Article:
Magazine article American Banker

Viewpoint: How Sharp Minds Got Lost in Subprime Bust

Magazine article American Banker

Viewpoint: How Sharp Minds Got Lost in Subprime Bust

Article excerpt

The subprime mortgage lending bust, now in process, displays all the classic results of recurring credit overexpansions. Such credit celebrations are based on optimism and a euphoric belief in the ever-rising price of some asset class, in this case, houses and condominiums. They are inevitably followed by a hangover of defaults, failures, dispossession of widows and orphans (already the subject of congressional interest), and the risk of a late-cycle regulatory reaction which drives the market further down.

In the general pattern, nothing changes. As the great student of economics and finance, Walter Bagehot, observed in 1873:

"The mercantile community will have been unusually fortunate if during the period of rising prices it has not made great mistakes. Such a period naturally excites the sanguine and the ardent. Every great crisis reveals the excessive speculations of many houses which no one before suspected."

In the period of rapidly rising house prices, the mortgage lending community, some of its members no doubt sanguine, ardent, and enjoying big commissions and bonuses, made some significant mistakes.

Now we have the failure of numerous subprime mortgage banks, delinquencies and defaults accelerating to unexpectedly high levels with unexpected speed, and growing political-regulatory risk for the industry. World-class HSBC Bank, with its recent announcement of subprime credit problems and related management changes, is a nice example of a "house no one before suspected."

How could all this happen with the massive and wonderful computer power manipulating all the data with the complex models built by mathematical experts we now have? The former CEO of Household International, which was bought by HSBC, is said to have bragged that his operation had 150 Ph.D.s to model credit risk. Might this make us wonder about the huge subprime securitization market, tranched and sold to yield-hungry investors based on the models of the credit rating agencies?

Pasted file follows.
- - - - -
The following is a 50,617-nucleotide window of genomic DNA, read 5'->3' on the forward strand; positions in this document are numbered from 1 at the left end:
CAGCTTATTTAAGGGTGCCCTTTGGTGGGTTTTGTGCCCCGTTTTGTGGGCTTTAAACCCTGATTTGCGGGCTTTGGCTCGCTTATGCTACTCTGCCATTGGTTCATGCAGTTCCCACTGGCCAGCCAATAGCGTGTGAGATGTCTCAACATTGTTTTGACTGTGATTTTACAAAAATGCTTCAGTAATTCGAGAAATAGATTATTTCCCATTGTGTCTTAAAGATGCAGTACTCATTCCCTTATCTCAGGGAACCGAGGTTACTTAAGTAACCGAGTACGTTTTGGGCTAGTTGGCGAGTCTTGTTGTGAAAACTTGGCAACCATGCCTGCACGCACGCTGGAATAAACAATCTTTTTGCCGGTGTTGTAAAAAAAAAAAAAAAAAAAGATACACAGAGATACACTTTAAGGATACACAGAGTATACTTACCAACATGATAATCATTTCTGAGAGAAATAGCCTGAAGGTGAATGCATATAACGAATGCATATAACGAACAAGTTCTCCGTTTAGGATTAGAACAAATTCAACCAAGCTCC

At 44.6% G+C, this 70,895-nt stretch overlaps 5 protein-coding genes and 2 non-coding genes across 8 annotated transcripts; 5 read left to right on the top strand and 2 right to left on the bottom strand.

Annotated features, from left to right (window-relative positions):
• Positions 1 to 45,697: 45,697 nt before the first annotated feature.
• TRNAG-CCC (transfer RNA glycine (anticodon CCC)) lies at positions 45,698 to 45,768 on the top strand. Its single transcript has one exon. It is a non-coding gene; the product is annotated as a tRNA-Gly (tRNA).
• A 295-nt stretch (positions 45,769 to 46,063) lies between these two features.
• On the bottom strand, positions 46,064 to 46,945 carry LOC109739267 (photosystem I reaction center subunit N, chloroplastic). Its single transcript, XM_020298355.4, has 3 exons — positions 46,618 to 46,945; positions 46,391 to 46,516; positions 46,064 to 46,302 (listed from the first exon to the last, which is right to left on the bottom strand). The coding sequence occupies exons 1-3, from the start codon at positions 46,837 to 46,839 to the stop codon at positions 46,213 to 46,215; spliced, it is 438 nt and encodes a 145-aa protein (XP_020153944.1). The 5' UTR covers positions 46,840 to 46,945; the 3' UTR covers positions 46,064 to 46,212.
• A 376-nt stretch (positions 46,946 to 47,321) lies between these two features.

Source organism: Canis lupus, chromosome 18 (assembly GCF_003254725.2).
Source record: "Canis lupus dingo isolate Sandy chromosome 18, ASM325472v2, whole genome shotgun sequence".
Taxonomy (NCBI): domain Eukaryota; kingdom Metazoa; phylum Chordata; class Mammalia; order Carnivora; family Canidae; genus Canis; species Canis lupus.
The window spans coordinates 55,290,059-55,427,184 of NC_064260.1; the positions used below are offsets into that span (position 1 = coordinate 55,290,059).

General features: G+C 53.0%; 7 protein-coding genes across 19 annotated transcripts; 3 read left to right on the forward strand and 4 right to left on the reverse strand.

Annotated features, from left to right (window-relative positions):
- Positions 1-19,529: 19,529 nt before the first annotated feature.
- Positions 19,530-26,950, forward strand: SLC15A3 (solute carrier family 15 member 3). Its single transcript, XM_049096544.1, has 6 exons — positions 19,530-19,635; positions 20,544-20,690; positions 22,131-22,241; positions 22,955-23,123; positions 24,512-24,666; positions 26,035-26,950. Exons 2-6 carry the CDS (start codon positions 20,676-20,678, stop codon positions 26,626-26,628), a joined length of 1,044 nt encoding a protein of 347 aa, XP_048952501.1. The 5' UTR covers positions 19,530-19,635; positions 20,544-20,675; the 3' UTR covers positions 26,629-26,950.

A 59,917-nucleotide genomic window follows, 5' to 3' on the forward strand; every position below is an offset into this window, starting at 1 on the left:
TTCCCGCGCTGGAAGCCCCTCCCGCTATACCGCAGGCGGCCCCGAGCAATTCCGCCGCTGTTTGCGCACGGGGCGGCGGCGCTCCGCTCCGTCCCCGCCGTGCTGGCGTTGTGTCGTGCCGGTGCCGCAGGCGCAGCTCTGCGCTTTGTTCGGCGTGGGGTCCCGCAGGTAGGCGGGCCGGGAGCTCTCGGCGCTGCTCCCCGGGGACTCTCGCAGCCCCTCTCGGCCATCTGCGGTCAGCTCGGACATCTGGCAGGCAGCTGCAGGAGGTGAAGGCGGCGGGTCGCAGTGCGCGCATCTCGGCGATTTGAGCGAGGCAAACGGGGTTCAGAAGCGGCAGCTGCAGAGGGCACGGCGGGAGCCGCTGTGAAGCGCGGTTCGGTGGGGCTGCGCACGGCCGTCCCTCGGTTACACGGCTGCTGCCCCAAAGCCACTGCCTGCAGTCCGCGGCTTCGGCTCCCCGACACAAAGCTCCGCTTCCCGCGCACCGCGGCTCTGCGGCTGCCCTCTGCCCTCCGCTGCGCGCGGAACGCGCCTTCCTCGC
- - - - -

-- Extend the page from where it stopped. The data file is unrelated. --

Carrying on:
Let us consider Moore's Law of Finance (named for my friend Mike Moore of Hillenbrand Partners): "The model works until it doesn't." Perversely, the more everyone believes the model, and the more everyone uses the same model, the more likely it is to induce changes in the market that make it cease to work.

It appears that in this cycle the market became enamored with the statistical treatments of risk, while the most important issue is always the human sources of risk. These human sources include short memories and the inclination to convince ourselves that we are experiencing "innovation" and "creativity," when all that is happening is a lowering of credit standards by new names.

For example, with the spread of "stated income" loans, the disastrous previous experiences with "no doc" and "low doc" loans seem to have been forgotten. …

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